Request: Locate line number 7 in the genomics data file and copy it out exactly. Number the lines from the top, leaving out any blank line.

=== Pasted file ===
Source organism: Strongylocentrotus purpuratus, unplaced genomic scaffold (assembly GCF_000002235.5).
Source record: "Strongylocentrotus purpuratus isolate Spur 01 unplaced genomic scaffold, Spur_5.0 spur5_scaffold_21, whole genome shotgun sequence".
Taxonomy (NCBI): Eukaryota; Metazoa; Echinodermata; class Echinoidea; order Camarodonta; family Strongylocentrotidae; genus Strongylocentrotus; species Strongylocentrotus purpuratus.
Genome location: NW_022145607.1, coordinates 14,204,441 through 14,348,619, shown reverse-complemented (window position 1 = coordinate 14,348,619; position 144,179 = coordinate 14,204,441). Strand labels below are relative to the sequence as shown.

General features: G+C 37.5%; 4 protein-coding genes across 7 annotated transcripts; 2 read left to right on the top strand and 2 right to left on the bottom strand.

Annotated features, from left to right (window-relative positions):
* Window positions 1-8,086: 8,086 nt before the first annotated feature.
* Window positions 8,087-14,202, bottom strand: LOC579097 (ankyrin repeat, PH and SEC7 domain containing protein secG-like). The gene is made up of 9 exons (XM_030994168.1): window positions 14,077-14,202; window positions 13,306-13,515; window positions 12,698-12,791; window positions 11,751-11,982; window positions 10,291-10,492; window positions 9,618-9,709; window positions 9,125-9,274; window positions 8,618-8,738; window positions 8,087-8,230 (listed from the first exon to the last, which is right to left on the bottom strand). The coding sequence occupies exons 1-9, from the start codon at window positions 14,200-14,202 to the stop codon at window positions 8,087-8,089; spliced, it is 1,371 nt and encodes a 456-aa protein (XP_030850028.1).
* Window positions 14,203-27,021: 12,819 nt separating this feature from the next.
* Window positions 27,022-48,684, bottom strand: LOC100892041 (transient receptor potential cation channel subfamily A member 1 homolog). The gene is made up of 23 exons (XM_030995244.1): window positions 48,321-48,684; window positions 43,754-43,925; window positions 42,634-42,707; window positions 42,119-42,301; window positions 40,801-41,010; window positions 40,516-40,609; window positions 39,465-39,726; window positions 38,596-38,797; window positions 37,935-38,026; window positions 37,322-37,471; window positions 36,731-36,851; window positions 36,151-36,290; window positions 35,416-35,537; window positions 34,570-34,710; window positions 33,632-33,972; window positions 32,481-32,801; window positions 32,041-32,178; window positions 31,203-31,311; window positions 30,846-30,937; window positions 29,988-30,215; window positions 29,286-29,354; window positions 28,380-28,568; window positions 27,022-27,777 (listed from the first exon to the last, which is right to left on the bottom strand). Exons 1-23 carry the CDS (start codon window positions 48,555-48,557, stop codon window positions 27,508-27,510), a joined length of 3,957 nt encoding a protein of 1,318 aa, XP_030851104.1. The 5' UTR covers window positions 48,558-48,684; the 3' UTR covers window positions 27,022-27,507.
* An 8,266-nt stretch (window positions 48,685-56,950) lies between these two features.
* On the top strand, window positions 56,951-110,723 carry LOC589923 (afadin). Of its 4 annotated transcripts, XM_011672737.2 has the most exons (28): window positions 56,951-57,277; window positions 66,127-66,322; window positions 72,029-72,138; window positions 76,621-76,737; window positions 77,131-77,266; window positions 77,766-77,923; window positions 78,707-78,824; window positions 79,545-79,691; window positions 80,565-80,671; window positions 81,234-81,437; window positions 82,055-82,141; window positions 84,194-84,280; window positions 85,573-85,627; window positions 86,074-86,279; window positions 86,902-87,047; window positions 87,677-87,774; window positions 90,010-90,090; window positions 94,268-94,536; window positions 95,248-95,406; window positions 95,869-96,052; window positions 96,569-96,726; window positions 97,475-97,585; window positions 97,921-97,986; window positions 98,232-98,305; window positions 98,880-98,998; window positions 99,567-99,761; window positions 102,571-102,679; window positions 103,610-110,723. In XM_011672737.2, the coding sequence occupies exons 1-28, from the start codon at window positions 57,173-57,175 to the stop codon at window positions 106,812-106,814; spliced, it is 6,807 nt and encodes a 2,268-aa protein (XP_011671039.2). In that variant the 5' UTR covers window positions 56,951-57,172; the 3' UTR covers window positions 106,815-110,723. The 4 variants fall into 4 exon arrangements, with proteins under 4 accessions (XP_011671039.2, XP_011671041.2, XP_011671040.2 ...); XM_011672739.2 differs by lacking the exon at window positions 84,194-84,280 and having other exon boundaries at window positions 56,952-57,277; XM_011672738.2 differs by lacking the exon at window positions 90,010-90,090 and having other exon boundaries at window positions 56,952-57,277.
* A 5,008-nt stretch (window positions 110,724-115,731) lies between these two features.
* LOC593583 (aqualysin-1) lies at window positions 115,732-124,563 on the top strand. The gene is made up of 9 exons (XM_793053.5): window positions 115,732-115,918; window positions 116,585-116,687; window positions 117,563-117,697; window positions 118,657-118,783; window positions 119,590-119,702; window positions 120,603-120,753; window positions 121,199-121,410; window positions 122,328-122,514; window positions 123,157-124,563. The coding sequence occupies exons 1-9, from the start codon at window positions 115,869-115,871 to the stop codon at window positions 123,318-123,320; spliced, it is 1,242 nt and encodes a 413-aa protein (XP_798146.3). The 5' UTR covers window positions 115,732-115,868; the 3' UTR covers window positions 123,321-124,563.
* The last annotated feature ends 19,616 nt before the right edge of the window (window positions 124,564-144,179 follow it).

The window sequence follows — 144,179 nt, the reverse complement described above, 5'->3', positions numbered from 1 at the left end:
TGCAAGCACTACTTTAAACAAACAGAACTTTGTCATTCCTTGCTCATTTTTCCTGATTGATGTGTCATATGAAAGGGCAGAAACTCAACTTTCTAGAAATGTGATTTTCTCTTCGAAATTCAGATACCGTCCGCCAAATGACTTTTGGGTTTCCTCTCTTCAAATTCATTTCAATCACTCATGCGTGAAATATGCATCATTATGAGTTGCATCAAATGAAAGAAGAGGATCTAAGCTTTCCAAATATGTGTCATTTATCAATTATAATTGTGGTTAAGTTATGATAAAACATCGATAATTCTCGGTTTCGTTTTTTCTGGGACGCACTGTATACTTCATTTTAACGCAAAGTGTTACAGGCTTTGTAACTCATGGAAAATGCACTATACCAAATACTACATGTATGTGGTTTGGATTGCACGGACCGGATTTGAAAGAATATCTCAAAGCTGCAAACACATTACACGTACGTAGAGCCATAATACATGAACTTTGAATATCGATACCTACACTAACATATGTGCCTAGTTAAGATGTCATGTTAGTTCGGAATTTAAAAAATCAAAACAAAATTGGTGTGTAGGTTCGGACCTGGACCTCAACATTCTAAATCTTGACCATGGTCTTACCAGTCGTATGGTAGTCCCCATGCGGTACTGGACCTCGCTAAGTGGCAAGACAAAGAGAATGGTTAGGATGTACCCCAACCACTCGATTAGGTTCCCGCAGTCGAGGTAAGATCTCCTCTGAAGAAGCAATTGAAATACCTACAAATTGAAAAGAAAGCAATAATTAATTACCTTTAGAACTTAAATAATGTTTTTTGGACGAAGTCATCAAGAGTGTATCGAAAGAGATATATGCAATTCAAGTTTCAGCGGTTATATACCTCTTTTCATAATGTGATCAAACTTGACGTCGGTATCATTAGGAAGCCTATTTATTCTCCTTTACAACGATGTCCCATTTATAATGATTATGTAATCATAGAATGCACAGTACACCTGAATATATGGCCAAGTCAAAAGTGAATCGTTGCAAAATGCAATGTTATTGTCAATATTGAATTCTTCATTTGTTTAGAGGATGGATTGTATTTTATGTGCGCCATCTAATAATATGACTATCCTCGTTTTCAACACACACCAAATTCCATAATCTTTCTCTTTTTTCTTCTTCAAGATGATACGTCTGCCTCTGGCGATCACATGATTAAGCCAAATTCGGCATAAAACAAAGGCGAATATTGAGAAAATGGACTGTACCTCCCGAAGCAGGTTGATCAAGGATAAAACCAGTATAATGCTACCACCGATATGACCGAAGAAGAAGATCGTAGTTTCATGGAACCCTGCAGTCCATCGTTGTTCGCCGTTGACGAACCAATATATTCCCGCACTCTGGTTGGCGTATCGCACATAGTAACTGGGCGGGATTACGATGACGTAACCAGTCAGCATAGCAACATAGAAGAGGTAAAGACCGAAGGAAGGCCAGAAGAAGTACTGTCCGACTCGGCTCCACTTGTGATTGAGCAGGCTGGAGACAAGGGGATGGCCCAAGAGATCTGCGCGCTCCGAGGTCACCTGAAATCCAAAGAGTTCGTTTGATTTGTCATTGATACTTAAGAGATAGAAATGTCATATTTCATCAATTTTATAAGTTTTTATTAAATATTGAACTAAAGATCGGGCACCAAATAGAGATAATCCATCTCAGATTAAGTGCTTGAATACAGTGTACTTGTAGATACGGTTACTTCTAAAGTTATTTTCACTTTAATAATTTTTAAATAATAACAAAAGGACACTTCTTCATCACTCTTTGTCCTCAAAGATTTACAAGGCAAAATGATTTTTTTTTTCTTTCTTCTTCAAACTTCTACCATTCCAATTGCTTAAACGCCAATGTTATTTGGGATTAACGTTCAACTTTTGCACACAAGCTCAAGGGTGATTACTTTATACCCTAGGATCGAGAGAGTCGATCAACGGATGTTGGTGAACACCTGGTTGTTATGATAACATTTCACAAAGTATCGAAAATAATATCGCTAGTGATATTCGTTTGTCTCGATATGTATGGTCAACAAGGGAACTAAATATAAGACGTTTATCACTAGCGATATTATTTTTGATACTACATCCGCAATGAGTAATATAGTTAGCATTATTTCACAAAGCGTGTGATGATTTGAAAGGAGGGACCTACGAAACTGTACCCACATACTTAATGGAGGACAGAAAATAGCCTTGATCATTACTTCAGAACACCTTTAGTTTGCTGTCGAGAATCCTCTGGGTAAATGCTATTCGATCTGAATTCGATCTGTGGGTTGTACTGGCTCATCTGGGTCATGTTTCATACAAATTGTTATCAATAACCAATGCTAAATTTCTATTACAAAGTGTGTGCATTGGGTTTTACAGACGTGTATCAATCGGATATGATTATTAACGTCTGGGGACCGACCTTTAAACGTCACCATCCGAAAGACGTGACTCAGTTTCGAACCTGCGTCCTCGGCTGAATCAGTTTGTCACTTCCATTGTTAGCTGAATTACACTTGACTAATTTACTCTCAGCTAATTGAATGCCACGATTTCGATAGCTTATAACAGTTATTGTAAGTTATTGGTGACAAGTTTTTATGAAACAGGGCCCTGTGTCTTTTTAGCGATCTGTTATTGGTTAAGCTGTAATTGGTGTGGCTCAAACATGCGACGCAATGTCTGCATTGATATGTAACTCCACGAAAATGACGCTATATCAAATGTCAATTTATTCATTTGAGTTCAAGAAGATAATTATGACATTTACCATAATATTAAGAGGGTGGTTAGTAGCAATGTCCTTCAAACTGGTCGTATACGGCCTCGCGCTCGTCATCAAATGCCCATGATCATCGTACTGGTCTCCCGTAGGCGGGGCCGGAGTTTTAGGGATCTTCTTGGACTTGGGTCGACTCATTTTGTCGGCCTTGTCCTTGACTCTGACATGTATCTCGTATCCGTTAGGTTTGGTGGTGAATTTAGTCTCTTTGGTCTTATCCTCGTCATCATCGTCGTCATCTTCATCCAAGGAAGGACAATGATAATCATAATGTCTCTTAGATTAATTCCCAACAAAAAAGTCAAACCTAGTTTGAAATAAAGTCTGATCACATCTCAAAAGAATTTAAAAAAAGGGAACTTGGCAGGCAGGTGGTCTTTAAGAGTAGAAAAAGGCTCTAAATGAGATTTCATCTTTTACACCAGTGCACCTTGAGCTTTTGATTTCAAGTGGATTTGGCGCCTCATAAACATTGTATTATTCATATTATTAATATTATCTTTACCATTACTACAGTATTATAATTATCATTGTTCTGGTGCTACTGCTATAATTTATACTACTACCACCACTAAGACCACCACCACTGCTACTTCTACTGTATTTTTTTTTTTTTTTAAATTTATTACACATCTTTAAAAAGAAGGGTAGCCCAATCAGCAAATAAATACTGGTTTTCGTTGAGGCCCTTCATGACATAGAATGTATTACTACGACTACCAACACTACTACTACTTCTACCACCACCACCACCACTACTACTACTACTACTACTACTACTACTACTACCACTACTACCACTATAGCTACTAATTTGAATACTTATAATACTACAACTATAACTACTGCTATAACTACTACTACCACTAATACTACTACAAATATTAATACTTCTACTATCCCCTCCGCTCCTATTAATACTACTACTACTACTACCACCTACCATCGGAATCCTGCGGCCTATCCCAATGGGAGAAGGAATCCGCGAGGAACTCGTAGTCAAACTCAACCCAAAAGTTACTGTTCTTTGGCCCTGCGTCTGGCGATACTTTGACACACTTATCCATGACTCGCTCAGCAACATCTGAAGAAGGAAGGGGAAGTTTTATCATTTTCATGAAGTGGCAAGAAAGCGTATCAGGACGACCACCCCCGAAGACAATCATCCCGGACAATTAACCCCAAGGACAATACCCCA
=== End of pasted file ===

* Window positions 1-8,086: 8,086 nt before the first annotated feature.